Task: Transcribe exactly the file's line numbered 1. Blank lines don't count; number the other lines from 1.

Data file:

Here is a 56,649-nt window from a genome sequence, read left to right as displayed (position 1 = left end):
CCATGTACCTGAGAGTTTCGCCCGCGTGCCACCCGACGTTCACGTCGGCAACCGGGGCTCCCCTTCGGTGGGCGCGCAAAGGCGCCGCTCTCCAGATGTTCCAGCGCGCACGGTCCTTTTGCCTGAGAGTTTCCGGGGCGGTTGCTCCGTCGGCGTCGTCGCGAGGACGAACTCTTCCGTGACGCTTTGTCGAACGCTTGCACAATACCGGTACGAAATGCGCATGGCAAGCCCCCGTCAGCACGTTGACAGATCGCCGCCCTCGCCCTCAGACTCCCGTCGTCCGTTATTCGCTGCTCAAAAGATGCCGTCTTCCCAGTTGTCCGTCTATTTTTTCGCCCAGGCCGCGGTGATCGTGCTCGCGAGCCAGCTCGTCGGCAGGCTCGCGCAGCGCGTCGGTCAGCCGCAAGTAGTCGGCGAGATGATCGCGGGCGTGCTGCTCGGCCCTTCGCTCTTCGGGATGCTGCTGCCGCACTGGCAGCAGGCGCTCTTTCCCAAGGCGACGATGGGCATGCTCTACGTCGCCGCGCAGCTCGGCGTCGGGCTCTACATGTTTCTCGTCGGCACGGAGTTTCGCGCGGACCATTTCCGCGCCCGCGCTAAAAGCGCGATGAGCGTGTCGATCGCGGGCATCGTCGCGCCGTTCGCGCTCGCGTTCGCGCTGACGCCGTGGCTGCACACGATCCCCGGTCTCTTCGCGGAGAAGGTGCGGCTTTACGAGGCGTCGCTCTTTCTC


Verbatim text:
Here is a 56,649-nt window from a genome sequence, read left to right as displayed (position 1 = left end):